Blacksad: Under the Skin – Review
Follow Genre: Graphic Novel Adventure, Point-and-click
Developer: PĂ©ndulo Studios, Ys Interactive
Publisher: Microids
Platform: Switch, PC, PS4, Mac, Xbox One
Tested on: PS4

Blacksad: Under the Skin – Review

Site Score
Good: Nice setup with potential, jazz, and story
Bad: Tragically slow in screenplay/cinematics with rusty controls and animations
User Score
(3 votes)
Click to vote
VN:F [1.9.22_1171]
Rating: 5.7/10 (3 votes cast)

Blacksad is a comic that originates from the year 2000 and later. Written by Juan Diaz Canales and drawn to life by Juanjo Guarnido, it’s a popular comic that got many translations all around the world. Reason enough to make a game it seems. A game that, at a first look stays very true to the original comics which is always a good sign. But there is more to Blacksad: Under the Skin than just its looks.


Blacksad is the story about John Blacksad, a black cat private detective. Not a detective who investigates cats, but literally a cat detective. John gets a case presented to him where a girl’s father named Joe Dunn hung himself in his own boxing gym. At the same time, Bobby Yale, who is a rising boxer, disappeared before a big fight. More might be going on than meets the eye…

Blacksad is a game that’s all about its story as it tries to get in the tracks of story adventure games such as Telltale’s The Walking Dead and Heavy Rain. It is noticeable though, that in multiple ways it was a bit much for the developer. Which is weird, considering they have multiple games on their name that are similar in gameplay.


With 3D models based on the original Blacksad comics, the game gives you animals instead of humans. Think of the movie Zootopia, cast into a game basically, where tough characters get to be a rhino or a buffalo, and the more fragile characters are incarnated as an old goat, for example. Apart from some small mistakes, such as a low-quality model here and there, it works pretty well.

The way the game uses the graphics to tell a story is essentially well done, but at the same time, it often feels rusty. Certain choices in cinematics and such, feel slow, taking a lot of speed out of the game that other similar titles do possess. This goes together with the fact that the mouth movements are poorly animated and rather rough. This problem, with elements not feeling smooth enough, is common throughout multiple aspects of the game.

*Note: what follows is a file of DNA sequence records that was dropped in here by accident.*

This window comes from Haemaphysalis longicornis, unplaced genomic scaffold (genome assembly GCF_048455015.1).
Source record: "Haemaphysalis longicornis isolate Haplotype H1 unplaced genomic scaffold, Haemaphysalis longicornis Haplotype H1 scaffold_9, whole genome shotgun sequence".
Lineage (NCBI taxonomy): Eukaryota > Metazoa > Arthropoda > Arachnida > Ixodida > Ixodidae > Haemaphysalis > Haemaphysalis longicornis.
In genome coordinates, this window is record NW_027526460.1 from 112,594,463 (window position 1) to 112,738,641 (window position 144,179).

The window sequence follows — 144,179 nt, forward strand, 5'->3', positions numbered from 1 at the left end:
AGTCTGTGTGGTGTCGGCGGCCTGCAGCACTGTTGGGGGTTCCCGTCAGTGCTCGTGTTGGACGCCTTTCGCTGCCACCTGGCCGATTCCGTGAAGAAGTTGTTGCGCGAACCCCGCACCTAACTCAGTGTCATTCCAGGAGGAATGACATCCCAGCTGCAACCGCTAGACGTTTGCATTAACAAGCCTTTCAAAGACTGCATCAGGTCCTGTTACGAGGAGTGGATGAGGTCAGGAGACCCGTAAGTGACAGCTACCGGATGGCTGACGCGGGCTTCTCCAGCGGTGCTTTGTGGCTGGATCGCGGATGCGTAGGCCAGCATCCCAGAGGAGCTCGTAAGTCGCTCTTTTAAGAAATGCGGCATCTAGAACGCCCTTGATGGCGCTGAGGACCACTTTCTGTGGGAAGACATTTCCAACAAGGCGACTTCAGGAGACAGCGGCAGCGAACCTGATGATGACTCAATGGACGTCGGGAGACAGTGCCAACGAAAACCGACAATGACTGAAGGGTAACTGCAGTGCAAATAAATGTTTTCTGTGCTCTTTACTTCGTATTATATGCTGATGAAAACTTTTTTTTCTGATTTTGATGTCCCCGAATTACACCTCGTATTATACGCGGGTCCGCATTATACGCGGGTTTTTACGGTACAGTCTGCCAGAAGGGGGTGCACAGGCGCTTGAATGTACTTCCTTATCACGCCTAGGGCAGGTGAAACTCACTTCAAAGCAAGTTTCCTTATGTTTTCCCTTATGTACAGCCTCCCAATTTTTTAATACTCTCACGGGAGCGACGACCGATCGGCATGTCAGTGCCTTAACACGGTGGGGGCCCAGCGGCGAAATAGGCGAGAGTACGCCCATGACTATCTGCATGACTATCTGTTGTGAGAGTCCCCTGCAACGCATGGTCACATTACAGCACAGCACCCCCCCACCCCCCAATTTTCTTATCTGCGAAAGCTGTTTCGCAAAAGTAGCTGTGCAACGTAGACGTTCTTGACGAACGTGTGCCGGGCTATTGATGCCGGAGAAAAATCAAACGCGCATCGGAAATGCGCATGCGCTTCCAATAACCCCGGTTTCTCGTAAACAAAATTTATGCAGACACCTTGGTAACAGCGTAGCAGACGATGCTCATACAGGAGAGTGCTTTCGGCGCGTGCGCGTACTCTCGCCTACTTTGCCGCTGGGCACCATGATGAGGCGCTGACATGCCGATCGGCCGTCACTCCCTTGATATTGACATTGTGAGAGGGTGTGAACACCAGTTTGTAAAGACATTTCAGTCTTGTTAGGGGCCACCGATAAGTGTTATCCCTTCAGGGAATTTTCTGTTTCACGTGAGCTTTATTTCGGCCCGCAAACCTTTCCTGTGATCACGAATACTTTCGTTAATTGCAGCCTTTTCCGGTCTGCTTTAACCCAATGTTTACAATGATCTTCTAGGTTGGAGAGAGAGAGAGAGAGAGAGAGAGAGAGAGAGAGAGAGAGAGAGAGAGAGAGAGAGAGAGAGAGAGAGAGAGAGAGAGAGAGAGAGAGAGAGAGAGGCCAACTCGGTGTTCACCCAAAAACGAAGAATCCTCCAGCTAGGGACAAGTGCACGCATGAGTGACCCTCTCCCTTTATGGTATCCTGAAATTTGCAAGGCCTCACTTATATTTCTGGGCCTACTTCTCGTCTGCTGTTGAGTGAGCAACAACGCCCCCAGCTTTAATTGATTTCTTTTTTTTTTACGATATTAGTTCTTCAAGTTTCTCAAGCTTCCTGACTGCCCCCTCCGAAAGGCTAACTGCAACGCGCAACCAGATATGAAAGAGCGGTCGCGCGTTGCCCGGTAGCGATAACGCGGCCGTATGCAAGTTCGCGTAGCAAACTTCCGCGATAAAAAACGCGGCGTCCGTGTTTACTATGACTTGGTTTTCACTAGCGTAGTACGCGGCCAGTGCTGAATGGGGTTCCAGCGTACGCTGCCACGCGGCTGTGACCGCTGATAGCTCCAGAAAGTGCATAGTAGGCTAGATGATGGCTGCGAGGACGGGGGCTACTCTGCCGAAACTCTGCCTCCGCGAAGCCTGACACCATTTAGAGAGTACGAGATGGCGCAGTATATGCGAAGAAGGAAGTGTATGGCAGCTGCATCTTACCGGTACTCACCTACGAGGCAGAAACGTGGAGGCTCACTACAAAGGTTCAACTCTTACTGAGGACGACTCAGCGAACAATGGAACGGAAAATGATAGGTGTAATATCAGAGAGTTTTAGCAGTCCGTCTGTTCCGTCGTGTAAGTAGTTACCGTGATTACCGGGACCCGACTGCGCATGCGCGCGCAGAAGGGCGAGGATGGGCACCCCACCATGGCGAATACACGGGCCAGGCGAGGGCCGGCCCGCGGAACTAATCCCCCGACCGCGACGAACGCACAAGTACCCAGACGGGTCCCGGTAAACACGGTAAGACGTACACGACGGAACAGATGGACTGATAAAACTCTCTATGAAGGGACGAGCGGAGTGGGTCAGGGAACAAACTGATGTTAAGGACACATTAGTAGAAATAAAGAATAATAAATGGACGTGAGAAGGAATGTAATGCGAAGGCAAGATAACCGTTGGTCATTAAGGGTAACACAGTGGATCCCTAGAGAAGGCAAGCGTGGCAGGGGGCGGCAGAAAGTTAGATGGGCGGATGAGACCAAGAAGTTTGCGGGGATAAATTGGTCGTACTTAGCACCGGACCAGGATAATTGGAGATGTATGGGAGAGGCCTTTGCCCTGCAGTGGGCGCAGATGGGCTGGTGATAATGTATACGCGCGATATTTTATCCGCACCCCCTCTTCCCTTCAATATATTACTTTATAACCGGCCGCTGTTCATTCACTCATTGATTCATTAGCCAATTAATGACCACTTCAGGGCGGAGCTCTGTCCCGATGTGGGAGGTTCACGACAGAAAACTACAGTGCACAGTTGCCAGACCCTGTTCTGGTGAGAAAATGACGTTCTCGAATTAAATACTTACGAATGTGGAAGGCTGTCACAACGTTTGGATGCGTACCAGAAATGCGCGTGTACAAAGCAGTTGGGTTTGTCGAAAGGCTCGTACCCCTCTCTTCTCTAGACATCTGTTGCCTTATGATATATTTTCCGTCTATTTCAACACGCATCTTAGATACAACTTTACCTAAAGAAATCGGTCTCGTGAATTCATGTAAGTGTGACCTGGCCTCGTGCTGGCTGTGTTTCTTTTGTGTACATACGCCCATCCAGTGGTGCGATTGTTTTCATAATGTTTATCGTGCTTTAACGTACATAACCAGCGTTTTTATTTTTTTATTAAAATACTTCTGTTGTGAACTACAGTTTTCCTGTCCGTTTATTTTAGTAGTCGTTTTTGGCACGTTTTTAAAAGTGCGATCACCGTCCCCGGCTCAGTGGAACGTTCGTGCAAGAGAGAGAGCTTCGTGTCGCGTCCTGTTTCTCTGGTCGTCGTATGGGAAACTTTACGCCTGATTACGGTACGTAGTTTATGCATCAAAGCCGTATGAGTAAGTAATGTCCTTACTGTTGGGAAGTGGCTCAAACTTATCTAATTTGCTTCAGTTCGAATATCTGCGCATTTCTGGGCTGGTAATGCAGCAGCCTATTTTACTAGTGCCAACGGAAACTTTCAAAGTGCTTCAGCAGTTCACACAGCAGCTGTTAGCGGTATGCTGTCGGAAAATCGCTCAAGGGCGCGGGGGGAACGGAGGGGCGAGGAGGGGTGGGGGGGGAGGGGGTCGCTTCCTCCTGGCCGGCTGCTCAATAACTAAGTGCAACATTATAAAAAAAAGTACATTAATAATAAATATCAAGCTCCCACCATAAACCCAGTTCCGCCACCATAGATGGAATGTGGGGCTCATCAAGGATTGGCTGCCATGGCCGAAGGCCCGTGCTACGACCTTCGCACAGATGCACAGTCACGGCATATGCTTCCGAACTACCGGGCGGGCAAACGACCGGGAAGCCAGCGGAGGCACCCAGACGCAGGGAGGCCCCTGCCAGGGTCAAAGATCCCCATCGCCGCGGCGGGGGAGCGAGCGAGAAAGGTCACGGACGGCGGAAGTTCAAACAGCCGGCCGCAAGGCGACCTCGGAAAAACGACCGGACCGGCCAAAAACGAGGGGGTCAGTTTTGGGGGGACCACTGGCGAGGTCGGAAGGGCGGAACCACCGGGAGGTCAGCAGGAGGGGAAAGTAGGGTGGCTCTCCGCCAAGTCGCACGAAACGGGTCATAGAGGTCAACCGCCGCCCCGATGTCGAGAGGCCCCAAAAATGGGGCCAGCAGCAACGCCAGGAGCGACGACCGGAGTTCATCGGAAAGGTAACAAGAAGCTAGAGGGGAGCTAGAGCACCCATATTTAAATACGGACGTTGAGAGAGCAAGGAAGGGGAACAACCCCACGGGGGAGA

The background music contributes to a classic detective experience with numerous jazz tracks. These tracks are nice to listen to as you think about the story or get woken up into action by sharp brass instruments. Sounds effects are essentially fine, but the voice acting feels pretty poor. It could have been a lot better with actors that actually express the emotions their characters feel, but aside from some rage here and there, it’s all kind of plain.



Essentially, Blacksad is a graphic novel adventure. This means that you will live through a story with gameplay much like traditional point-and-click games. The difference is that there will also be moments that you have to think “fast” and choose one out of a few options to react to a situation. These reactions can possibly affect how the story develops. Most of the time though, you have a very generous amount of time to think about what you want to do, which again takes away speed and excitement from the game. When you are not in a think-fast cutscene, you have to walk around to explore the area, such as a crime scene or a room, with somebody to talk to. You do this by selecting options and objects within range and clicking on them.

The big problem with the selection system is that the range of objects to select is sometimes very limited, and it can be annoying to get the right options to appear, as you have to approach them from a certain angle. This is enhanced by the somewhat useless “mini-game” of hidden baseball cards that you can search in a variety of scenes and collect. Add to all this that the character just responds very poorly to controller input, lagging when wanting to go a different direction or giving you trouble when you want to turn around. Slow and rusty is what seems to destroy the potential of the game in simply too many ways.



Blacksad has some potential with its story and the use of animal characters. The background jazz does its part as well. Sadly, the poor and laggy combination of animations and gameplay that just doesn’t feel balanced enough in speed and action destroy a lot. This game just needs an entire patch or something to get it up on its feet, or a bit more developing time/reflection, though it’s a bit too late for that.

VN:F [1.9.22_1171]
Rating: 5.7/10 (3 votes cast)
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Blacksad: Under the Skin - Review, 5.7 out of 10 based on 3 ratings

I'm a game designer, developer, and reviewer. I've been reviewing for since 2017.

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